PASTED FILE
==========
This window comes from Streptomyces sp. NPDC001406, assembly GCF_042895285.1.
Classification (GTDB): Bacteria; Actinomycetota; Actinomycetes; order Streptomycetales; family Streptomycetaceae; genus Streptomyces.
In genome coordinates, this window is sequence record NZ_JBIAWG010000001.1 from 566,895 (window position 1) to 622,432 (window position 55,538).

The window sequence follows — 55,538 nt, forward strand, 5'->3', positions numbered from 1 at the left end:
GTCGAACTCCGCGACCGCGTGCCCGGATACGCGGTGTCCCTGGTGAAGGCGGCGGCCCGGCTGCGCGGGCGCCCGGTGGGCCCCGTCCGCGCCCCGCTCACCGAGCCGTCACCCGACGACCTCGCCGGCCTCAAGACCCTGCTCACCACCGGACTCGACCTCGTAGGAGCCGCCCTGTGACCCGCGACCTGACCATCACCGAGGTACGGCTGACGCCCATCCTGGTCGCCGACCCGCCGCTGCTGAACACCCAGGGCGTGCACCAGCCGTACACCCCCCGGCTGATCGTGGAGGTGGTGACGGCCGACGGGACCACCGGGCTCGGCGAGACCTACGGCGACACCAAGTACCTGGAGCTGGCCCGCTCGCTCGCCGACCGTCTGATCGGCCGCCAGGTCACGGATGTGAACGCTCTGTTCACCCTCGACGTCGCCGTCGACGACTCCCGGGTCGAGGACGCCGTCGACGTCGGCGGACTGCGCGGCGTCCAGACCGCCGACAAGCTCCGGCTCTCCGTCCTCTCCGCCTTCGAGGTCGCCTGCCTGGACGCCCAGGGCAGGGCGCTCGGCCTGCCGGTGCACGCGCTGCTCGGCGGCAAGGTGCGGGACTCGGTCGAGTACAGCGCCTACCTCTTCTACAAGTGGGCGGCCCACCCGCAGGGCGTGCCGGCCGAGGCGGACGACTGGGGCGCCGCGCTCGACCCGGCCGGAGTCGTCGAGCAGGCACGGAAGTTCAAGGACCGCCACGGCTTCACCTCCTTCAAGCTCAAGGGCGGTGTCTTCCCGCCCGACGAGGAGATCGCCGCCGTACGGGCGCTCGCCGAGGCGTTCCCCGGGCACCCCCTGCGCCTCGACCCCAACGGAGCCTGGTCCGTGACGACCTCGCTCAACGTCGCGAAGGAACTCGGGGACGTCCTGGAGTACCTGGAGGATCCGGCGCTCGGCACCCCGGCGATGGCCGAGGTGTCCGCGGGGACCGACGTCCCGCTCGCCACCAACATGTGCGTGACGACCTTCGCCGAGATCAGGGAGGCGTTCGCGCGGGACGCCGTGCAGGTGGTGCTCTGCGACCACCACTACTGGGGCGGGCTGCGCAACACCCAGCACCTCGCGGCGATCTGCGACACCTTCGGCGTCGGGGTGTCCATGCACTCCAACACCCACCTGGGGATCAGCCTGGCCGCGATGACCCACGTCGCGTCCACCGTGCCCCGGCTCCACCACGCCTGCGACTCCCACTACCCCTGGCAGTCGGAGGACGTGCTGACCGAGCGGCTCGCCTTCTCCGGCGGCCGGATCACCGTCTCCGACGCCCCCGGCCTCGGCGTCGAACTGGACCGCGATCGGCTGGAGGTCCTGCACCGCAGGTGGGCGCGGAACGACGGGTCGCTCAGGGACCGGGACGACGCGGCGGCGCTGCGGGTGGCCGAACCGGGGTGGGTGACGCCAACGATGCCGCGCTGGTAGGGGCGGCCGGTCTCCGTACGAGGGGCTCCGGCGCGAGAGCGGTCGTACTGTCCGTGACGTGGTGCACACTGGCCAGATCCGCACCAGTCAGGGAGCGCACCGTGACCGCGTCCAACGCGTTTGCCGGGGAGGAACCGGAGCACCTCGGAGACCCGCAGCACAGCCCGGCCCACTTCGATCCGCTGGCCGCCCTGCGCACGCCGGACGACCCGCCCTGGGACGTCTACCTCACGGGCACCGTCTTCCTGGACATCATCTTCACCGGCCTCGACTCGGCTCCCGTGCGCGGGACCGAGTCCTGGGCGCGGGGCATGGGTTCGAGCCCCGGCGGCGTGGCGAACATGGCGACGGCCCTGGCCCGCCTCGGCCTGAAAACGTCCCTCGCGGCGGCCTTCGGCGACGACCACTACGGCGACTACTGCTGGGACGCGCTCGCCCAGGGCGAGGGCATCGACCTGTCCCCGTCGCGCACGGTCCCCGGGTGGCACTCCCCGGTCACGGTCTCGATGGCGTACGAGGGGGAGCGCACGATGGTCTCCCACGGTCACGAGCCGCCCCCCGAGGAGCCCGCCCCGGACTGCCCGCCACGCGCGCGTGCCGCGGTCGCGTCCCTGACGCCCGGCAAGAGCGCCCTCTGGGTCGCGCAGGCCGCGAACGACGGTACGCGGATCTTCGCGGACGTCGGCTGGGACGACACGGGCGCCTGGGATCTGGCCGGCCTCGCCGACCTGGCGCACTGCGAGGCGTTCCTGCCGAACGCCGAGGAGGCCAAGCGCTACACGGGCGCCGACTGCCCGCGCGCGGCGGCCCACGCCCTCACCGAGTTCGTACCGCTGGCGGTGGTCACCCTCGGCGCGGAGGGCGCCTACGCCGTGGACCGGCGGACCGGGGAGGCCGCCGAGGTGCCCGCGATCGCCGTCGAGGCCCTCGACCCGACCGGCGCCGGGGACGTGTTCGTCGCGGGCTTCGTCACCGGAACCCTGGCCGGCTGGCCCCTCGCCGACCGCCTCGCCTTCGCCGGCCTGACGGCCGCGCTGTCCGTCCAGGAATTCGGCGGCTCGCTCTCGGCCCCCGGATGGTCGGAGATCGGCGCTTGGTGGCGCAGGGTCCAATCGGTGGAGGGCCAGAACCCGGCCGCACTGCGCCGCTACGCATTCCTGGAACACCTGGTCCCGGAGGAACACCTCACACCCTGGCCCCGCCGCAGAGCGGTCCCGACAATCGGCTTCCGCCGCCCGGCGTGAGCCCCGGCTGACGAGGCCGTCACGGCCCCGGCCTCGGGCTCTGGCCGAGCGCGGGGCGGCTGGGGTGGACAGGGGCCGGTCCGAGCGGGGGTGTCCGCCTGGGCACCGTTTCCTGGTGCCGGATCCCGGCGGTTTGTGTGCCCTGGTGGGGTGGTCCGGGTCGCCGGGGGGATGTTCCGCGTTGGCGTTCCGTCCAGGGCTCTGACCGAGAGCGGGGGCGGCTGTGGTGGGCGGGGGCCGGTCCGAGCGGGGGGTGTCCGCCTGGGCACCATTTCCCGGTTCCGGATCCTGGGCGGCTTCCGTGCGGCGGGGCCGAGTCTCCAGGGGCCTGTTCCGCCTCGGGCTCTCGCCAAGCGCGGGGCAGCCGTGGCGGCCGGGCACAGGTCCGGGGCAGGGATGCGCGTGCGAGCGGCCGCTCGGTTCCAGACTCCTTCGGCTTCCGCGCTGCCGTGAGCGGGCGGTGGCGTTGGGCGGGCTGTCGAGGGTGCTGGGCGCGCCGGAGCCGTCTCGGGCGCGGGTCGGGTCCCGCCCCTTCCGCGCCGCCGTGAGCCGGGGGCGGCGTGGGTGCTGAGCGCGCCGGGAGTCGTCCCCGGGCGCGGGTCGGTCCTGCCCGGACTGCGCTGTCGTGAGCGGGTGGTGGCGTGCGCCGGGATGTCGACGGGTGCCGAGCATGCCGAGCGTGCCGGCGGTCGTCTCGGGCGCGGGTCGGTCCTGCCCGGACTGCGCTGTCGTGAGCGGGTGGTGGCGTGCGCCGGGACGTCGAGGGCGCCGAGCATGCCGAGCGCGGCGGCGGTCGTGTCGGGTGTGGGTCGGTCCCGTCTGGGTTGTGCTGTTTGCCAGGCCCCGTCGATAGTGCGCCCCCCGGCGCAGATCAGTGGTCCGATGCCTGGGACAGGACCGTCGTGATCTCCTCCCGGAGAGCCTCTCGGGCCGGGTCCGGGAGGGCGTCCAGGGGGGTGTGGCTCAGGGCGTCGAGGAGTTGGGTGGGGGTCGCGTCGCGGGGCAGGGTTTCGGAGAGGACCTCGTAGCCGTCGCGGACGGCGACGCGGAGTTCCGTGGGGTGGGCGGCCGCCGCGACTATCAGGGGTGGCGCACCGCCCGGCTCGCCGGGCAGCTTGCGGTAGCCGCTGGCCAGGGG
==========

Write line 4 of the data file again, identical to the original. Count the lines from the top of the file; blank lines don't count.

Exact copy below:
The window sequence follows — 55,538 nt, forward strand, 5'->3', positions numbered from 1 at the left end: